The result was a set of field-side defenders that were unprepared for the fade-smash route combination to the wide side, especially since there was now plenty of extra room for Haskins to throw to Hill's back shoulder. Even Patterson admitted that he'd been outfoxed by the call afterward.
Said the long-time head man in Ft. Worth, "Like I said, one of the calls they had on a fade going the other -- far end, they came out an empty set, and we needed to roll over the top, and they forced us to safety, made a missed adjustment because we hadn't worked on it. So we didn't have a guy in the middle of the field. So that's our fault."
But Day and fellow offensive coordinator Kevin Wilson weren't done yet. As the game wore on, the massive Buckeye offensive line began to spring holes for Weber and J.K. Dobbins, attacking the Horned Frogs front six with a slew of GT counters, split-zone runs (called Crunch in the Buckeye playbook), and lead-zone runs with the tight end acting as a fullback.
As they entered the red zone to cap what would be an eight-play, 75-yard drive, Wilson noticed something when Dobbins popped an 11-yard run off Crunch to put the Buckeyes at the 5-yard line.
"Kevin [Wilson] came up in the box. He said that two plays earlier, we called a play where the fullback came across and crunched the defensive end," Day noted after the game. "He said he was coming real hard. So Kevin says, if we call the play where he can read the guy, that we've got a chance to hit it."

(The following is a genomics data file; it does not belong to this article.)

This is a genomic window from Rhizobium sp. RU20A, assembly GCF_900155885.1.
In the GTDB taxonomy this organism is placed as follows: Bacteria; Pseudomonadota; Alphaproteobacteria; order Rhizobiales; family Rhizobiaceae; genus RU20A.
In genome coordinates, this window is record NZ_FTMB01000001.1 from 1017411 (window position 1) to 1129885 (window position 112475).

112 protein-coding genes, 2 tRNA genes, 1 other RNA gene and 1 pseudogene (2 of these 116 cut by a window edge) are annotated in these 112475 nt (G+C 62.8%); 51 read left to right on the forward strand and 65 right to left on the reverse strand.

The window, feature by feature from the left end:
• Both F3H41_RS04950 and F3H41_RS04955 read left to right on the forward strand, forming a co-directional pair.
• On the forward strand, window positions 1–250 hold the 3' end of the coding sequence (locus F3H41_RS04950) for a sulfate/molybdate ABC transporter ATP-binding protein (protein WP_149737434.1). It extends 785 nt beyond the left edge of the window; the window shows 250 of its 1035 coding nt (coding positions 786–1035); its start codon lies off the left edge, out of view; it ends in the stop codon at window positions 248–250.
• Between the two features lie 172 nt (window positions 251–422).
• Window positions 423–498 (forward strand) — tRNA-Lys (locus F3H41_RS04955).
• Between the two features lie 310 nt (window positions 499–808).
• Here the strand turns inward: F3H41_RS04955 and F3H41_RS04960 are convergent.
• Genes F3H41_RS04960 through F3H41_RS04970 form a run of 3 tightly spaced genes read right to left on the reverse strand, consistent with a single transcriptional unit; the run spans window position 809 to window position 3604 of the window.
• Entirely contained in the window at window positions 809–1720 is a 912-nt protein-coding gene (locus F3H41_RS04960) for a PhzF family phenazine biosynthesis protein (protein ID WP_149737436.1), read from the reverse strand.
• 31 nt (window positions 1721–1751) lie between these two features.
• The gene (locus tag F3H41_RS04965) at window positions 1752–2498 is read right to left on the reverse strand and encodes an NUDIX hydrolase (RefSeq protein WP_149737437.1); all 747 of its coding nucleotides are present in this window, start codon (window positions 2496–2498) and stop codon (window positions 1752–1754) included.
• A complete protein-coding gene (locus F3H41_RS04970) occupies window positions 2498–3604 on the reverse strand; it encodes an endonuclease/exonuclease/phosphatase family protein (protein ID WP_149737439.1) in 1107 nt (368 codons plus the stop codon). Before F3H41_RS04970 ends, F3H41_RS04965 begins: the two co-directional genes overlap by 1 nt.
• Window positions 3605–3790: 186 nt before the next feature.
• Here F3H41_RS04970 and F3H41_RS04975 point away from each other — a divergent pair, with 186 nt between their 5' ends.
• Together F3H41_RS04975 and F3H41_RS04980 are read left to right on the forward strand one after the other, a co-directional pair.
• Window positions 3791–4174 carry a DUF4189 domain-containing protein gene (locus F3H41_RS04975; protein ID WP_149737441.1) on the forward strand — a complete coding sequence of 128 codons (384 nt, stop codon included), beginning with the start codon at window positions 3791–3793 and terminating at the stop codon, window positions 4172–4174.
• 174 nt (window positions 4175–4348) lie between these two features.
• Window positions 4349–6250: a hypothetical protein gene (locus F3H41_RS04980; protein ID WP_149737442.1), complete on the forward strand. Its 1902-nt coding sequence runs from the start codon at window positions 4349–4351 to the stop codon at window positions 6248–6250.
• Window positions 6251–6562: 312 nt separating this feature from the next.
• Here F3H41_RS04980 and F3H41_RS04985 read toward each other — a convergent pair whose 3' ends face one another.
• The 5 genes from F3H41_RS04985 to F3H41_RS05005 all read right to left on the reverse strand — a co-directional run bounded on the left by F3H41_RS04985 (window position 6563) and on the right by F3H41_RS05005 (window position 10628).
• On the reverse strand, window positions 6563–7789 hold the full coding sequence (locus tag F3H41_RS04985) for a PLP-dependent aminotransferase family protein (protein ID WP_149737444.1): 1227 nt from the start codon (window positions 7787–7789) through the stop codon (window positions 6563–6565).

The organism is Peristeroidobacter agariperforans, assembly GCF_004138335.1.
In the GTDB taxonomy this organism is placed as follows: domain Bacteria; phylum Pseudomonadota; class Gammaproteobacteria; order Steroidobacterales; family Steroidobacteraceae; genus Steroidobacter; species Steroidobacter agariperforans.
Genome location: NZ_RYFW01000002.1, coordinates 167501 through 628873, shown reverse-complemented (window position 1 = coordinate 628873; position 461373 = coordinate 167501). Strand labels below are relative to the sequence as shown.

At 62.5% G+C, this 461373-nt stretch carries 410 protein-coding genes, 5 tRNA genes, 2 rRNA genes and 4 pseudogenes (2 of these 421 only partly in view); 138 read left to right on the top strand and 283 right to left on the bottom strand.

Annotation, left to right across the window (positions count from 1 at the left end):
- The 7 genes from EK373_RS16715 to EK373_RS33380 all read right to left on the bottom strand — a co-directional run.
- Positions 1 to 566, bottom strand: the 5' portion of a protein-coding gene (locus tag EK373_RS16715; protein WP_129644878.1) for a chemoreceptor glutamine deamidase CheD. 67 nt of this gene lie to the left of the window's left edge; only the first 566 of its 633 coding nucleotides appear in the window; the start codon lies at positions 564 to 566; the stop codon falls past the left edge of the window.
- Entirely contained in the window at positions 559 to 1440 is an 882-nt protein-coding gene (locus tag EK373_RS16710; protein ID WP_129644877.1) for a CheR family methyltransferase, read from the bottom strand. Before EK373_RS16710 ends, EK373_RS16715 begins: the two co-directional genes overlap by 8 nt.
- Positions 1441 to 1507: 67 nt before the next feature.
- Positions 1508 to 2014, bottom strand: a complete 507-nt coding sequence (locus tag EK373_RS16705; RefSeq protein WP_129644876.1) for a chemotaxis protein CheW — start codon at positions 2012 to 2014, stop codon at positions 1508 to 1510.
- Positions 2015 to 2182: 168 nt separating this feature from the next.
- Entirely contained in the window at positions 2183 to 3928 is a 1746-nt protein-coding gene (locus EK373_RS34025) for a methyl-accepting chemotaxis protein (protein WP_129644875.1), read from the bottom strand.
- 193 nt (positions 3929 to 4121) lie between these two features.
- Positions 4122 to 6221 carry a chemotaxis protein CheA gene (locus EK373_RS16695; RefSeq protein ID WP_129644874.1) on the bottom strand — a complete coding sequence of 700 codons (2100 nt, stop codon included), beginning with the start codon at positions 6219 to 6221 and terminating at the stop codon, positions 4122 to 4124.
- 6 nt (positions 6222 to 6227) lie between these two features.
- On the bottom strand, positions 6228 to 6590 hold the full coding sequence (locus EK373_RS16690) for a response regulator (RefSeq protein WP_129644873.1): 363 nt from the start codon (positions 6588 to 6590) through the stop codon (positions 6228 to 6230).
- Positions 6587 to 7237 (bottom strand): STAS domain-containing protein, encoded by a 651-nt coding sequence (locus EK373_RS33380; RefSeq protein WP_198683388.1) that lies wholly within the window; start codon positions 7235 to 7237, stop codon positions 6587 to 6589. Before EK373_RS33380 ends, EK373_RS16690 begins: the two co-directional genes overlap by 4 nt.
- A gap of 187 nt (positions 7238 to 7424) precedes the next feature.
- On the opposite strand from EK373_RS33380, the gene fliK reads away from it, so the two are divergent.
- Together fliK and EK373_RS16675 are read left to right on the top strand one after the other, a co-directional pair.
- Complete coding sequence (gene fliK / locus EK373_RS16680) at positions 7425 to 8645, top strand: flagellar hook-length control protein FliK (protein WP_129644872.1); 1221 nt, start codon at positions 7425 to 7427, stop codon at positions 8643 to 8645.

"And he was exactly right. He was right on the money," Day continued. "The timing was right. So he pulled it; he read it. And then Rashod [Berry] came around and led the way. Big play in the game. Dwayne [Haskins] can beat you with his feet. That's a part of his game. It's not the biggest part of his game, but it is part of his game."
The play-call of Bible, in which the tight end appears to kick out the end before looping around on an arc-block to lead the QB, was long a favorite for Haskins' predecessor, J.T. Barrett. Its absence through three games had become a bit of a joke among Buckeye fans and media, as many wondered if and when Haskins might finally keep a read play to run for himself.
Plenty of big plays in this game were made by stars at the top of their game simply beating their opponent, be it Parris Campbell on the screen pass, Nick Bosa's strip-sack, or TCU receiver Jalen Reagor beating OSU defensive backs on multiple deep balls. But a handful of small adjustments like pressuring the A-gaps against the shovel-option, flipping Saints to attack the wide side of the field, and (finally) asking Ohio State's quarterback to keep and run off a zone-read made the difference in a game that was played at an extremely high level.
But while both teams now have to focus their remaining schedules this fall, it's hard not to imagine a rematch between these two programs down the road, as the two schools had initially agreed. Games like these often not only define seasons but programs as a whole.
Ohio State's coaching staff proved that the era of missed deep balls and QB keeps is squarely behind them, while Patterson's team proved once again that they're capable of competing at the same level as a blue-blood team like the Buckeyes. While only one team could come out with a win in this game, both teams proved they're going to be tough matchups for anyone else they encounter this season.